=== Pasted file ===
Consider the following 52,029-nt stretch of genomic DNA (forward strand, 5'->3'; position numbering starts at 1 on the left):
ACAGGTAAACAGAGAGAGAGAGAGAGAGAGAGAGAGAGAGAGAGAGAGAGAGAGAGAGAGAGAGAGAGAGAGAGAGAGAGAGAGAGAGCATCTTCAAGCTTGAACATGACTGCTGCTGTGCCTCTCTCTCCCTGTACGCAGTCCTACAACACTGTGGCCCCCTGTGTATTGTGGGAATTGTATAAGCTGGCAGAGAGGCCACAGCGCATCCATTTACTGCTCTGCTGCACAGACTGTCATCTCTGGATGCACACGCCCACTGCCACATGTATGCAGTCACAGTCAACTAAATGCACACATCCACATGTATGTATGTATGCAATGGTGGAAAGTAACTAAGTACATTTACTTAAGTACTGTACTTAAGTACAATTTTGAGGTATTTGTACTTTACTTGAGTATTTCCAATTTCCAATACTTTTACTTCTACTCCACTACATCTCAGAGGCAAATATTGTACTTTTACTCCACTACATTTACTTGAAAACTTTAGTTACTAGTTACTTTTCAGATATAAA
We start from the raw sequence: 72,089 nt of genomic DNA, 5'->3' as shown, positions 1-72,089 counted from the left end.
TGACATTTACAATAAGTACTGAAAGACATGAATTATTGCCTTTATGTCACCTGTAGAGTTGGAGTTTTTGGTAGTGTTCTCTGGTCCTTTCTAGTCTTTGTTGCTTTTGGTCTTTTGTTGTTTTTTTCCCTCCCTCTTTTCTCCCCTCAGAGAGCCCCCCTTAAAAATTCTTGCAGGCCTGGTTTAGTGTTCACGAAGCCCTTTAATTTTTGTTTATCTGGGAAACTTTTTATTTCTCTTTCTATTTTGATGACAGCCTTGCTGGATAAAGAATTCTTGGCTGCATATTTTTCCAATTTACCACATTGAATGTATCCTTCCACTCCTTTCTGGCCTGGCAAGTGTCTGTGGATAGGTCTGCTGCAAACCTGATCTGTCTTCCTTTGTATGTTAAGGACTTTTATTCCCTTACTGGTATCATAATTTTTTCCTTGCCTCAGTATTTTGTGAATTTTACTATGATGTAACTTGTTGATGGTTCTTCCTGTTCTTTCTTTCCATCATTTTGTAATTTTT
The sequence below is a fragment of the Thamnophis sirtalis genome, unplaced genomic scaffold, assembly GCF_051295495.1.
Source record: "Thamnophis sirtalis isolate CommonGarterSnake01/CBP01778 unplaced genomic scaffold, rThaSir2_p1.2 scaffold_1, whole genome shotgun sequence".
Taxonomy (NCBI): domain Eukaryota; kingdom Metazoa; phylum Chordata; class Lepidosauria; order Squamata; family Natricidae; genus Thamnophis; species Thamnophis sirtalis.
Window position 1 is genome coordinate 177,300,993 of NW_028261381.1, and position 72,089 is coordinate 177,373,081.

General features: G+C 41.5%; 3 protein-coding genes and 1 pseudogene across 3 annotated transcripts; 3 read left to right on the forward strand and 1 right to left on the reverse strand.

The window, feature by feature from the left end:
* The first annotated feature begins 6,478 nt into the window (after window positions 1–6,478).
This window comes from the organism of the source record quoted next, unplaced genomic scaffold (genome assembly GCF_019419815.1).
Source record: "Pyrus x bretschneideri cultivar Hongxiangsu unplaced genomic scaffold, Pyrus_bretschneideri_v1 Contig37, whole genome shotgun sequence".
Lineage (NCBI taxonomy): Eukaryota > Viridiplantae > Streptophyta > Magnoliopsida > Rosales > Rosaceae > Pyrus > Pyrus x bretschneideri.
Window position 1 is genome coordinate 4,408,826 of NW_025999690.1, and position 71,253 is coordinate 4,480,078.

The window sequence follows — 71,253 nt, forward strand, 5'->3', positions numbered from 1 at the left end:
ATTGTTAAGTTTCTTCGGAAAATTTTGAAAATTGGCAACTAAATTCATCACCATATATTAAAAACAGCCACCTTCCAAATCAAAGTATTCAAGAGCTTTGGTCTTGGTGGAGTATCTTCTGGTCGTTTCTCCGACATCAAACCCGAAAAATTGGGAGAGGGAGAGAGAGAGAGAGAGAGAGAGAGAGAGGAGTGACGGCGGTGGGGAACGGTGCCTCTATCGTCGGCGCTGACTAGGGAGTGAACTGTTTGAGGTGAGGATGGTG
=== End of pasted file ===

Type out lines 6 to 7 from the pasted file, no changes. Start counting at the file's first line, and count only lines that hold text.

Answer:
Source record: "Thamnophis sirtalis isolate CommonGarterSnake01/CBP01778 unplaced genomic scaffold, rThaSir2_p1.2 scaffold_1, whole genome shotgun sequence".
Taxonomy (NCBI): domain Eukaryota; kingdom Metazoa; phylum Chordata; class Lepidosauria; order Squamata; family Natricidae; genus Thamnophis; species Thamnophis sirtalis.